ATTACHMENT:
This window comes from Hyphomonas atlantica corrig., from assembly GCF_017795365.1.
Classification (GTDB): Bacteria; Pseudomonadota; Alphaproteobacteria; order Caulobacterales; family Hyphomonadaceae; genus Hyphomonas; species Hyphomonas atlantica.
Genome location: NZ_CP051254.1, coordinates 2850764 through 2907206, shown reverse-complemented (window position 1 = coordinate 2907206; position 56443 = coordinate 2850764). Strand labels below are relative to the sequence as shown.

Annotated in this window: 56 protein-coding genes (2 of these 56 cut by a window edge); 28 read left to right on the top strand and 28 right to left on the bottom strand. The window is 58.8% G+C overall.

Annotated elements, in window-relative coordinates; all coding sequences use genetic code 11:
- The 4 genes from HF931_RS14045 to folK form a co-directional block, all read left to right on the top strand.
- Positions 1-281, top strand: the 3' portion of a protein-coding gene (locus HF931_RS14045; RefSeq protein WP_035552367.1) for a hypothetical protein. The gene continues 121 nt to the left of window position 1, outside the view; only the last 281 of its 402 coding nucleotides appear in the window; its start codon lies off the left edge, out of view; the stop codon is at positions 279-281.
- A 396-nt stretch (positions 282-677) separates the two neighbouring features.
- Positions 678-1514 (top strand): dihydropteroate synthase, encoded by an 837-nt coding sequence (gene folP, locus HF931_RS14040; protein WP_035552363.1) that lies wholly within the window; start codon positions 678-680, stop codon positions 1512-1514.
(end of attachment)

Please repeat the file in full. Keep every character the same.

This window comes from Hyphomonas atlantica corrig., from assembly GCF_017795365.1.
Classification (GTDB): Bacteria; Pseudomonadota; Alphaproteobacteria; order Caulobacterales; family Hyphomonadaceae; genus Hyphomonas; species Hyphomonas atlantica.
Genome location: NZ_CP051254.1, coordinates 2850764 through 2907206, shown reverse-complemented (window position 1 = coordinate 2907206; position 56443 = coordinate 2850764). Strand labels below are relative to the sequence as shown.

Annotated in this window: 56 protein-coding genes (2 of these 56 cut by a window edge); 28 read left to right on the top strand and 28 right to left on the bottom strand. The window is 58.8% G+C overall.

Annotated elements, in window-relative coordinates; all coding sequences use genetic code 11:
- The 4 genes from HF931_RS14045 to folK form a co-directional block, all read left to right on the top strand.
- Positions 1-281, top strand: the 3' portion of a protein-coding gene (locus HF931_RS14045; RefSeq protein WP_035552367.1) for a hypothetical protein. The gene continues 121 nt to the left of window position 1, outside the view; only the last 281 of its 402 coding nucleotides appear in the window; its start codon lies off the left edge, out of view; the stop codon is at positions 279-281.
- A 396-nt stretch (positions 282-677) separates the two neighbouring features.
- Positions 678-1514 (top strand): dihydropteroate synthase, encoded by an 837-nt coding sequence (gene folP, locus HF931_RS14040; protein WP_035552363.1) that lies wholly within the window; start codon positions 678-680, stop codon positions 1512-1514.